Brexit Talks Resume With EU Wary of U.K. Political RiskBy , , and
Oliver Robbins has been in Brussels ahead of formal talks
EU envoys said to be wary of sending wrong signals to U.K.
Brexit talks resumed Thursday with no indication that a breakthrough is in reach: the Europeans are taking a cautious approach even as both sides hope for an agreement by year-end.
European diplomats in Brussels are concerned about the U.K.’s political crisis, and are trying to avoid sending Britain overly encouraging signals about how talks are progressing, according to a person familiar with the situation. Countries including Germany asked negotiators on Wednesday not to rush into preparing documents for trade talks, to avoid creating the impression that negotiations are moving on, the person said.
While Irish Prime Minister Leo Varadkar is upbeat that a deal could be done by December, the time to make that happen is running short. Talks started on Thursday morning and a press briefing is scheduled for Friday.
To break the deadlock, the U.K. has to make an offer on the Brexit divorce bill that’s good enough to satisfy EU leaders, who have the final say on whether talks can move on to the crucial issue of trade. The timing of the next summit in mid-December means that offer probably has to come by the end of this month, according to political risk analysts at Eurasia.
EU diplomats have begun work on two versions of draft summit conclusions for the December gathering -- one for the possibility of a breakthrough and another one for continuing stalemate. The Times reported on Thursday that leaders are also preparing for the possibility of May’s downfall.
Ahead of the official start of negotiations, May’s Brexit advisor Oliver Robbins has been in Brussels this week and speaking to the EU team in private, according to people familiar with the situation. Brexit Secretary David Davis has been touring European capitals to drum up good will.
While the EU doesn’t expect a firm number from the British side on the bill, they do want more detail as to where the U.K. thinks it’s on the hook for liabilities.
The European side reckons the U.K. owes about 60 billion euros ($70 billion). So far the U.K. has agreed to pay about a third of that and is going through the other demands “line by line,” May says. Davis has hinted that he could go further, though it’s a sensitive issue at home: voters were told departure from the bloc would bring financial dividends, not bills.
During Davis’s European tour, there’s been no indication that he has put anything new on the table. On Wednesday he met Polish Deputy Foreign Minister Konrad Szymanski, who said that if Britain offers a clearer picture of what it wants from the transition -- the arrangement Britain wants to put in place to smooth the exit -- that could help break the deadlock on the financial settlement.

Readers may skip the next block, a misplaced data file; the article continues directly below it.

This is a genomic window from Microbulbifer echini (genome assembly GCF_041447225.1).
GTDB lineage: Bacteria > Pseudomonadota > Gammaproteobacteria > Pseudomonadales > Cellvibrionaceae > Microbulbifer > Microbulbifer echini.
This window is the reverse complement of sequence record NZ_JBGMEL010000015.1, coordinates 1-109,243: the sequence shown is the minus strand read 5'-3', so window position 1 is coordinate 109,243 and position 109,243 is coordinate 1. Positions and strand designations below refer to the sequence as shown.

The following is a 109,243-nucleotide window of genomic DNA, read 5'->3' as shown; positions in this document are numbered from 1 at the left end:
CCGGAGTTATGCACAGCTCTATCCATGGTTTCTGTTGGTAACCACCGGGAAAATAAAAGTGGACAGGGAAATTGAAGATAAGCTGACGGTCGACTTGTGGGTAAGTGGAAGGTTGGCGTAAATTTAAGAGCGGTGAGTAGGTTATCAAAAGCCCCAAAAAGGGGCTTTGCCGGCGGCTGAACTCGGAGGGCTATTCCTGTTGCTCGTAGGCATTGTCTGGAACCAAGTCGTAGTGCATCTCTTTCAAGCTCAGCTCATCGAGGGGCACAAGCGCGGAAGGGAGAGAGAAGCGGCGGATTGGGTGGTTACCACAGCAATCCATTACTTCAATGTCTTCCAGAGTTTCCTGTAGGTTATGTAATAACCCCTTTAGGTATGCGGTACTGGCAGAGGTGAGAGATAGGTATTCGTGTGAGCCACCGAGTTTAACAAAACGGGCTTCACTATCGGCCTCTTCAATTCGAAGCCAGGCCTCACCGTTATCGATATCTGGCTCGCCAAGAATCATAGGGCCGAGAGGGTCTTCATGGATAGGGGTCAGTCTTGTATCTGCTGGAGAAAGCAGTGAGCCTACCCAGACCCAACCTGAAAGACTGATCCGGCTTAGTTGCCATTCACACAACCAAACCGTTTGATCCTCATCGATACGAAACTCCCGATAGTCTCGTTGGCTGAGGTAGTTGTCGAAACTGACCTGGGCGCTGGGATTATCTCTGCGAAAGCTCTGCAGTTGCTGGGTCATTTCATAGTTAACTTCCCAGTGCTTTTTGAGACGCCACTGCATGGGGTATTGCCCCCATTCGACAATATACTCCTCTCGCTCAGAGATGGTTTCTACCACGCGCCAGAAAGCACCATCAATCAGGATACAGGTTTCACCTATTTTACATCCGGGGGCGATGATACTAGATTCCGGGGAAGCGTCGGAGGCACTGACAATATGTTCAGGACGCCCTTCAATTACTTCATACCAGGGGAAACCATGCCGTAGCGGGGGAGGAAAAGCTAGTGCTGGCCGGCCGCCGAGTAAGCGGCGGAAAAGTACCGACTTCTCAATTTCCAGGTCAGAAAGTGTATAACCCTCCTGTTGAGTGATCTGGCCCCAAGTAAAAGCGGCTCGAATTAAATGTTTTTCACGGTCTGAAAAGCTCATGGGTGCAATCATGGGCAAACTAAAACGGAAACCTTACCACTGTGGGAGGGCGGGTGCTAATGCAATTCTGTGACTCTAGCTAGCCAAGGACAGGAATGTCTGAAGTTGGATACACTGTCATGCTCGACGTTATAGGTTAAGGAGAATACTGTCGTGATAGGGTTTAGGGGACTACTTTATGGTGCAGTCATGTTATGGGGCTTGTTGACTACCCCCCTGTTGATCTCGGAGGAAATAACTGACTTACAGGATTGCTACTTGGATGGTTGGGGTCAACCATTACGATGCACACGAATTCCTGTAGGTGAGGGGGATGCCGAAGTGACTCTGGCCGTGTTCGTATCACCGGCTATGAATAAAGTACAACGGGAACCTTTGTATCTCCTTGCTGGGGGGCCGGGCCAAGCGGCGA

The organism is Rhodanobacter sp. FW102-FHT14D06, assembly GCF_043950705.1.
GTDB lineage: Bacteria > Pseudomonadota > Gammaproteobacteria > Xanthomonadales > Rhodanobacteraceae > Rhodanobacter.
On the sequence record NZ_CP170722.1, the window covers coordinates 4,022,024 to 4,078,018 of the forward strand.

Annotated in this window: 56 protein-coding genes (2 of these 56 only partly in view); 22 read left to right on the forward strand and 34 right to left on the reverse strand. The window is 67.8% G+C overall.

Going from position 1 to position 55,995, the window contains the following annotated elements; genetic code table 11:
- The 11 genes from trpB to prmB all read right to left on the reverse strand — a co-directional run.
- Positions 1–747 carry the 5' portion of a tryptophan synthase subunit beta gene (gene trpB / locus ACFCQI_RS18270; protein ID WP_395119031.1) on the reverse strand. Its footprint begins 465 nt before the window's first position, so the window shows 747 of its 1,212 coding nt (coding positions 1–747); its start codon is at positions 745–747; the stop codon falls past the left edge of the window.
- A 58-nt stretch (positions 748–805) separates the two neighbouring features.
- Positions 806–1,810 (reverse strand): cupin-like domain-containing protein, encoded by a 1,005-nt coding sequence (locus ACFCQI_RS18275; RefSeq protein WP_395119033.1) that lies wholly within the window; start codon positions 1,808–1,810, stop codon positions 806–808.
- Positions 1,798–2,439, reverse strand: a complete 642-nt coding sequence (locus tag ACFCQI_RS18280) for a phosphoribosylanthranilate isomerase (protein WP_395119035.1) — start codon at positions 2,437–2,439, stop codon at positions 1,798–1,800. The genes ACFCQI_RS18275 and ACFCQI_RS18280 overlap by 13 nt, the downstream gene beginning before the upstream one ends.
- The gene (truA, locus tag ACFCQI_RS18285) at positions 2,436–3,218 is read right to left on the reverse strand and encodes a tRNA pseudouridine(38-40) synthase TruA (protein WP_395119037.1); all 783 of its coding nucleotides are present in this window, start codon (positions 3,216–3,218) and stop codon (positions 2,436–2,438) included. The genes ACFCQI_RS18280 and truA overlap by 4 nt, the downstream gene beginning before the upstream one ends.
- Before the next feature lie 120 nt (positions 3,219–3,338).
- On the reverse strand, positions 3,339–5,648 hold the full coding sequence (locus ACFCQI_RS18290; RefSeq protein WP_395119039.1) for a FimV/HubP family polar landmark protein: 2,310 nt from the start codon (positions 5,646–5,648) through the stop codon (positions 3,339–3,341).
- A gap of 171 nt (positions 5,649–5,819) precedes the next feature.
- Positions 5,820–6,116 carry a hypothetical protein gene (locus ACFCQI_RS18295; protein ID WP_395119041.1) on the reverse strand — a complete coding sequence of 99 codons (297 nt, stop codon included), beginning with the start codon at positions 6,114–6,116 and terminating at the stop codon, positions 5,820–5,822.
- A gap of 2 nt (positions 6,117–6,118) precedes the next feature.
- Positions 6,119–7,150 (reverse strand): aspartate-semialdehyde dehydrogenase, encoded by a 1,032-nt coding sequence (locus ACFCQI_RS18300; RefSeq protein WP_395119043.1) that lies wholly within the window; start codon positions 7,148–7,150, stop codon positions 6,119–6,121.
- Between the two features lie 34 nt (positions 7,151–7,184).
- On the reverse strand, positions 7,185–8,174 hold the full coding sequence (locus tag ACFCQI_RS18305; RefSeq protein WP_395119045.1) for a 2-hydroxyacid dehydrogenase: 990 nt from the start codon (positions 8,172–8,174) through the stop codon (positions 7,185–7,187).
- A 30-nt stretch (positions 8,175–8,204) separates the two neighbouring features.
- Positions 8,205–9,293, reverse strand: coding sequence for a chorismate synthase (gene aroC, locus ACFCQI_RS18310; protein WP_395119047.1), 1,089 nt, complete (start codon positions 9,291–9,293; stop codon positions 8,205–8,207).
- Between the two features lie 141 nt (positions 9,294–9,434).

More than year on from the Brexit referendum, and just 17 months before exit day, there’s barely been progress toward a deal. The issue that was meant to be easy -- the rights of EU citizens in the U.K. and Brits in Europe -- is still to be sorted, even as both sides say advances have been made.
The veto-wielding European Parliament poured cold water even on that on Wednesday, saying “there are still major issues that have to be resolved.”
The U.K. hasn’t set out a clear vision of what it wants from the future relationship, beyond saying it seeks a deep and special partnership. In recent weeks the British position on what it wants from the transition arrangement has become less clear. The EU side meanwhile has refused to budge, sticking to its demands that first the divorce must be settled, and only then can the future be discussed.
German government advisers on Wednesday raised the prospect of an extension to the negotiation process, saying talks would likely drag on beyond the two years envisaged in EU rules. A one-time extension in EU membership should be granted, the country’s Council of Economic Experts said. While the prospect won’t be welcomed by the U.K., it could feed into the debate on the transition agreement that Britain is keen to pin down.
May is struggling to hold her government together and to forge a Brexit policy that her divided cabinet, and the Parliament she controls by a slim margin, can back. Sex scandals continue to threaten her fragile administration, amid speculation she may not survive long enough to deliver Brexit.
Looking ahead to December, there’s hope on both sides and a desire to move talks on to trade, according to a European official who asked not to be identified. A summit in October ended without concrete progress but with warm words from leaders including German Chancellor Angela Merkel that a breakthrough was possible by year-end if both sides made an effort.
“I am more optimistic than I was in the weeks before the October summit,” Varadkar told his parliament in Dublin on Wednesday.
— With assistance by Tim Ross